When your potatoes arrive, store them in a cool, light place (the refrigerator will not do) if you are not ready to plant them. The best planting time is two weeks before last frost; if planted too early, the shoots can be damaged by freezing temperatures (although they will usually regrow). Give them a soil that is deeply dug and moderately fertile, to which compost, neither manure nor lime have been added within the last year. Clay soil should be lightened by adding compost and or peat moss.
The "mini-tubers" you have received will produce excellent yields when planted whole. Plant in rows 30 inches apart at a distance of 12 inches apart in the row, 2 to 4 inches deep. Hill them with soil as they grow, to keep the ones near the surface from "greening". The easiest way to do this is to plant in a shallow trench, then hoe soil around them from time to time as the plants grow taller.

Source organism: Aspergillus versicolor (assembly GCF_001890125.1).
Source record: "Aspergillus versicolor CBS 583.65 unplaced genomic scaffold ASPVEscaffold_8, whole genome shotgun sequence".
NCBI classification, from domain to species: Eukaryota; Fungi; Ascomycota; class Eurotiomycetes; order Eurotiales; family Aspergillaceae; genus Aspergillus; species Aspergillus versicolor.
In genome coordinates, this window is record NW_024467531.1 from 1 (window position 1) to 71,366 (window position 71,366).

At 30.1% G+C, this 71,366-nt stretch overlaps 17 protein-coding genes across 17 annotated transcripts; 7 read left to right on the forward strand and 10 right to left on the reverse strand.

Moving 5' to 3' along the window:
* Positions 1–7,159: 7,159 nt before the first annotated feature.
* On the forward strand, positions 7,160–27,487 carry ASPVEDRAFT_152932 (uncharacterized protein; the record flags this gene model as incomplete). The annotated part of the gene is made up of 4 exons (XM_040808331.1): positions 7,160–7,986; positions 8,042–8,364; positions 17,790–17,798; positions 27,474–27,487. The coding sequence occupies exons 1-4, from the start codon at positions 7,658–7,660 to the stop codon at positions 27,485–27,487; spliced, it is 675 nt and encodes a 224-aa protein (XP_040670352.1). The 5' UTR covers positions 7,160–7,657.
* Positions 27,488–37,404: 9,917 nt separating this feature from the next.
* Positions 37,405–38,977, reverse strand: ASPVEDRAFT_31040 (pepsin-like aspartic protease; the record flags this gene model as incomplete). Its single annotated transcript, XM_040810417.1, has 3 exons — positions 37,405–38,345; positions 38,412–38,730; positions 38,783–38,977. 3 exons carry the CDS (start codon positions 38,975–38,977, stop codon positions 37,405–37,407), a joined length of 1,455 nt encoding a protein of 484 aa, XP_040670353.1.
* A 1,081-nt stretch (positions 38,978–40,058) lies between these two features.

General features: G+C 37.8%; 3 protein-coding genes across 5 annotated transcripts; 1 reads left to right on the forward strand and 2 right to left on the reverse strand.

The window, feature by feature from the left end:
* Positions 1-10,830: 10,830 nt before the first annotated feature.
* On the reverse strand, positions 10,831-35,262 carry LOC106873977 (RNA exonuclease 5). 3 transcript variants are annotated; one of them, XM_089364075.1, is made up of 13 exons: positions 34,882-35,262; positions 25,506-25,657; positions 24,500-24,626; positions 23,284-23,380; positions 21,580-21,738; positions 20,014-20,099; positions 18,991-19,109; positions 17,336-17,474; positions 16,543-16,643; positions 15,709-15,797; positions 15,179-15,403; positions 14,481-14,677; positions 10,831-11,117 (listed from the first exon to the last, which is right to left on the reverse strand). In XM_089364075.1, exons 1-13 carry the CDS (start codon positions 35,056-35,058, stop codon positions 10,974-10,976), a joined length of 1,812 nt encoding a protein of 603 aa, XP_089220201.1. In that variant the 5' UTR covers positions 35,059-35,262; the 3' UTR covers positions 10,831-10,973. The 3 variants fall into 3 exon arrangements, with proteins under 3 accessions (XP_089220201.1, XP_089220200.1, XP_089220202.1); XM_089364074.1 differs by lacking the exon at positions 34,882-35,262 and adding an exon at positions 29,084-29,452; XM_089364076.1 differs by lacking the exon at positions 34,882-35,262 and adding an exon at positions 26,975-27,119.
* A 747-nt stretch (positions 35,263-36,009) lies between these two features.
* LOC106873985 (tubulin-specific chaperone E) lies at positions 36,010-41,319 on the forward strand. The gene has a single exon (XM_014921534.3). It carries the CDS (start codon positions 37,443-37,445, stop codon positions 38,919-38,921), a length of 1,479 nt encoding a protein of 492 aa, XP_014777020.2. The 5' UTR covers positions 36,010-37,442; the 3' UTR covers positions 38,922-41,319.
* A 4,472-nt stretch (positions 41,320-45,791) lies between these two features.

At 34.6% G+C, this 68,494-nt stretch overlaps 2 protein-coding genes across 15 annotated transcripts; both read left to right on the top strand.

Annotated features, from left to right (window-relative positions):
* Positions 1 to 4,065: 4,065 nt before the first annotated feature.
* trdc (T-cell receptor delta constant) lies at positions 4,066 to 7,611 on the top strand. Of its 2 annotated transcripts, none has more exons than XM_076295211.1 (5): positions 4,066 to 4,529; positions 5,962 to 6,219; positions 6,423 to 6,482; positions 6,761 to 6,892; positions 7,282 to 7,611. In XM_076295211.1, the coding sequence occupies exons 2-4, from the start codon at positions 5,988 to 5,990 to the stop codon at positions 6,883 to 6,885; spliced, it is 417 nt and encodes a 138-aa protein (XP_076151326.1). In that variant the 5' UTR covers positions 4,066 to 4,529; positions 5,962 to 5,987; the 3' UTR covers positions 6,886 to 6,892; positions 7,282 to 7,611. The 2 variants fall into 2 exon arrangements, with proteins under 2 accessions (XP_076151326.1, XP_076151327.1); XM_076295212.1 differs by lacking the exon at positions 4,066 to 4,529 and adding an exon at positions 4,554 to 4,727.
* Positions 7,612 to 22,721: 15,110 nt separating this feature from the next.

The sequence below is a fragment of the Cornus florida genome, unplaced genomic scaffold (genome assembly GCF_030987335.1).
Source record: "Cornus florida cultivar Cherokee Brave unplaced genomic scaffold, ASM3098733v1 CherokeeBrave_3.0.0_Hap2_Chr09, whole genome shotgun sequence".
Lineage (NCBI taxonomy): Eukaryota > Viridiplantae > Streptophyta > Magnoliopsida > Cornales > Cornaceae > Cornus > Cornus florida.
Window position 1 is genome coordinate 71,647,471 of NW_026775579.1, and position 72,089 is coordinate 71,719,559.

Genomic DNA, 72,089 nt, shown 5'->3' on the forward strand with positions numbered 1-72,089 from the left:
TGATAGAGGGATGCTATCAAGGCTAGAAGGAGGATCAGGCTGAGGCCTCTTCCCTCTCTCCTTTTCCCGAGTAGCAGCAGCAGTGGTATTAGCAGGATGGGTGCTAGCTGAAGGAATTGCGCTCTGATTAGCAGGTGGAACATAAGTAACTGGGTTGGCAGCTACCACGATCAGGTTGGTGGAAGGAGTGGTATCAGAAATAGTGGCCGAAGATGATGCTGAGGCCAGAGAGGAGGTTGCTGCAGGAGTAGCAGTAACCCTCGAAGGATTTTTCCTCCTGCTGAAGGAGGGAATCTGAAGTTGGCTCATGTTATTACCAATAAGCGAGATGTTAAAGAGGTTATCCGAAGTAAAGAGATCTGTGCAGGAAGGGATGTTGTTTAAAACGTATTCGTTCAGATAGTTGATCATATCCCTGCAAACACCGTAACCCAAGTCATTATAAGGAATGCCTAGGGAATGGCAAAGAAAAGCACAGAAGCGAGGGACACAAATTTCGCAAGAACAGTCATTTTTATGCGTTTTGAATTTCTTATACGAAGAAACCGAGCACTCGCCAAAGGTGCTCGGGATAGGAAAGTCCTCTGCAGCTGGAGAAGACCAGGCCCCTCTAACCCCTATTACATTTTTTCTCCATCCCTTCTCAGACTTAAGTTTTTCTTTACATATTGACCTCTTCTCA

Potatoes grow best in a soil that remains cool and evenly moist. A mulch of hay or straw is the best way to achieve this, and will also help the plants to resist pests. As soon as the shoots break ground, place the mulch next to the potato row, leaving just enough space to let in some light for growth, then add more mulch if needed as the plants grow. Avoid mulch if voles are a serious problem in your garden, since it provides a hiding and nesting spot.
Start harvesting baby new potatoes as soon as you can snatch a few from the edge of the hill. Continue to dig them until hard frost, and then store any that remain.